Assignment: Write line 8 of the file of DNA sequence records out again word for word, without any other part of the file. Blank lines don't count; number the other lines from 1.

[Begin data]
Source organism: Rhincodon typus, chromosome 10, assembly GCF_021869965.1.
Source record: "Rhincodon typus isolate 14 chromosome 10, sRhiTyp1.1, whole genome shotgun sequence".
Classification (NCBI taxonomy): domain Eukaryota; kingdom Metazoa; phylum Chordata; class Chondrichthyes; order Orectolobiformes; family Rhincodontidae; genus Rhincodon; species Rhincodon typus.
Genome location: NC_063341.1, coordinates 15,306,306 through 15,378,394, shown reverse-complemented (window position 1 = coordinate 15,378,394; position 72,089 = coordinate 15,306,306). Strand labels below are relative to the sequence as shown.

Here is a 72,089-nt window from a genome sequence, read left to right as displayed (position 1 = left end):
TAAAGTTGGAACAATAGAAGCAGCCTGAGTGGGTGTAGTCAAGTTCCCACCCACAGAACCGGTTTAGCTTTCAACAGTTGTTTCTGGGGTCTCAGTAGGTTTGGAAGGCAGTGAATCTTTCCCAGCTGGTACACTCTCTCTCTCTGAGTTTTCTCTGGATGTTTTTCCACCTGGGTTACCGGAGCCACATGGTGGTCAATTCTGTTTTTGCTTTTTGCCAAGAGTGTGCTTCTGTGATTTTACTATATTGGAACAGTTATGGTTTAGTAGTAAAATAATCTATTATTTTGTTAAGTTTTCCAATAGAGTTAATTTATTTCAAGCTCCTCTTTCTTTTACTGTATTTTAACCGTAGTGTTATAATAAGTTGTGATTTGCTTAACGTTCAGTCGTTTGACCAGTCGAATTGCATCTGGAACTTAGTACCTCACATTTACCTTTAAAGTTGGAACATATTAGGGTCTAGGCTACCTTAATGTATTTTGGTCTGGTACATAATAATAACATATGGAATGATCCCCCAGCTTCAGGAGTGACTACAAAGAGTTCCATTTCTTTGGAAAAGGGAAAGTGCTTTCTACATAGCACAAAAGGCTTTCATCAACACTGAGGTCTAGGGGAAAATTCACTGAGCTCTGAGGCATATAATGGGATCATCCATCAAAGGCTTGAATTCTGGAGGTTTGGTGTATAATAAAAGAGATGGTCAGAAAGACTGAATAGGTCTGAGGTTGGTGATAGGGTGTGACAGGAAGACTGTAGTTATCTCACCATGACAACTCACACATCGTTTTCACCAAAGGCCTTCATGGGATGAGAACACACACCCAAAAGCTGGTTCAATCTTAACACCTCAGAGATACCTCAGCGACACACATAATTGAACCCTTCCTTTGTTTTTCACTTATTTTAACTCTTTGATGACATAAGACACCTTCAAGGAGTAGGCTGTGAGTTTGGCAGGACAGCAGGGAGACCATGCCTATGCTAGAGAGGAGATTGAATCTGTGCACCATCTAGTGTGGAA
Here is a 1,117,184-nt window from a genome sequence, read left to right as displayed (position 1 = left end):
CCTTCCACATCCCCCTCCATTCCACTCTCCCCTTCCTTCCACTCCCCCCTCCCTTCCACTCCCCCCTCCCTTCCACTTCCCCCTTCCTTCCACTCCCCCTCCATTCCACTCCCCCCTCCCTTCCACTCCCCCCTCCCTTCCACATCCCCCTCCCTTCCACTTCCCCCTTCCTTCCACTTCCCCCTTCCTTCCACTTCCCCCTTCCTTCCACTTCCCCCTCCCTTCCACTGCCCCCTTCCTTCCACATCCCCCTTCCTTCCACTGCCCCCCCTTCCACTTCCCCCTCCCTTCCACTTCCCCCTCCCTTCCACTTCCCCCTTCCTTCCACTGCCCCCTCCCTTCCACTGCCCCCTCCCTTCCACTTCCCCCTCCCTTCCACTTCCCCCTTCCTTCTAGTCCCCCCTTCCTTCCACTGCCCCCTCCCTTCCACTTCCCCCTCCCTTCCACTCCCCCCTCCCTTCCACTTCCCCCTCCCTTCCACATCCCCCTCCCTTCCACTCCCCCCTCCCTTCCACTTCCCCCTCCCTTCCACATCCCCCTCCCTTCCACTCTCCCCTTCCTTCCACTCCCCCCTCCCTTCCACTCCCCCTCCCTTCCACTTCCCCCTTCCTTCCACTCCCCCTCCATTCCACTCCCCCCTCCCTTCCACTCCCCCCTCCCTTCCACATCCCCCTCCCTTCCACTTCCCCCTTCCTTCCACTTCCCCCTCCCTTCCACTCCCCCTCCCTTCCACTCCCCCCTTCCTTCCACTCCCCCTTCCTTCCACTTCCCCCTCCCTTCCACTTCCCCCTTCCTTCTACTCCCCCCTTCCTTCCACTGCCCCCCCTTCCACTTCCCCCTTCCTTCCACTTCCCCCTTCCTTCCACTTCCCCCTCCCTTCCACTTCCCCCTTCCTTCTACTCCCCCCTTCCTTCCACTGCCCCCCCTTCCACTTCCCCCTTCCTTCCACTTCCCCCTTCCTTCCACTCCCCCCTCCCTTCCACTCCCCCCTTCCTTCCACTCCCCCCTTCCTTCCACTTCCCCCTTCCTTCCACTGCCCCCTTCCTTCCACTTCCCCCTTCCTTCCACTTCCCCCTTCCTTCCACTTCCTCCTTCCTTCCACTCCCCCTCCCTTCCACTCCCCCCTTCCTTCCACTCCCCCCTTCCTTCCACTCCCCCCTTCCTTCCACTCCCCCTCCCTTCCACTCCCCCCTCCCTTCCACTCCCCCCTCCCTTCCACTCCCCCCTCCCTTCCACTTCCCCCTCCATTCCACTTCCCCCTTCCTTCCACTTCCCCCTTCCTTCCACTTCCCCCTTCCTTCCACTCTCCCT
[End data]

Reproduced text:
CCTTCCACATCCCCCTCCATTCCACTCTCCCCTTCCTTCCACTCCCCCCTCCCTTCCACTCCCCCCTCCCTTCCACTTCCCCCTTCCTTCCACTCCCCCTCCATTCCACTCCCCCCTCCCTTCCACTCCCCCCTCCCTTCCACATCCCCCTCCCTTCCACTTCCCCCTTCCTTCCACTTCCCCCTTCCTTCCACTTCCCCCTTCCTTCCACTTCCCCCTCCCTTCCACTGCCCCCTTCCTTCCACATCCCCCTTCCTTCCACTGCCCCCCCTTCCACTTCCCCCTCCCTTCCACTTCCCCCTCCCTTCCACTTCCCCCTTCCTTCCACTGCCCCCTCCCTTCCACTGCCCCCTCCCTTCCACTTCCCCCTCCCTTCCACTTCCCCCTTCCTTCTAGTCCCCCCTTCCTTCCACTGCCCCCTCCCTTCCACTTCCCCCTCCCTTCCACTCCCCCCTCCCTTCCACTTCCCCCTCCCTTCCACATCCCCCTCCCTTCCACTCCCCCCTCCCTTCCACTTCCCCCTCCCTTCCACATCCCCCTCCCTTCCACTCTCCCCTTCCTTCCACTCCCCCCTCCCTTCCACTCCCCCTCCCTTCCACTTCCCCCTTCCTTCCACTCCCCCTCCATTCCACTCCCCCCTCCCTTCCACTCCCCCCTCCCTTCCACATCCCCCTCCCTTCCACTTCCCCCTTCCTTCCACTTCCCCCTCCCTTCCACTCCCCCTCCCTTCCACTCCCCCCTTCCTTCCACTCCCCCTTCCTTCCACTTCCCCCTCCCTTCCACTTCCCCCTTCCTTCTACTCCCCCCTTCCTTCCACTGCCCCCCCTTCCACTTCCCCCTTCCTTCCACTTCCCCCTTCCTTCCACTTCCCCCTCCCTTCCACTTCCCCCTTCCTTCTACTCCCCCCTTCCTTCCACTGCCCCCCCTTCCACTTCCCCCTTCCTTCCACTTCCCCCTTCCTTCCACTCCCCCCTCCCTTCCACTCCCCCCTTCCTTCCACTCCCCCCTTCCTTCCACTTCCCCCTTCCTTCCACTGCCCCCTTCCTTCCACTTCCCCCTTCCTTCCACTTCCCCCTTCCTTCCACTTCCTCCTTCCTTCCACTCCCCCTCCCTTCCACTCCCCCCTTCCTTCCACTCCCCCCTTCCTTCCACTCCCCCCTTCCTTCCACTCCCCCTCCCTTCCACTCCCCCCTCCCTTCCACTCCCCCCTCCCTTCCACTCCCCCCTCCCTTCCACTTCCCCCTCCATTCCACTTCCCCCTTCCTTCCACTTCCCCCTTCCTTCCACTTCCCCCTTCCTTCCACTCTCCCT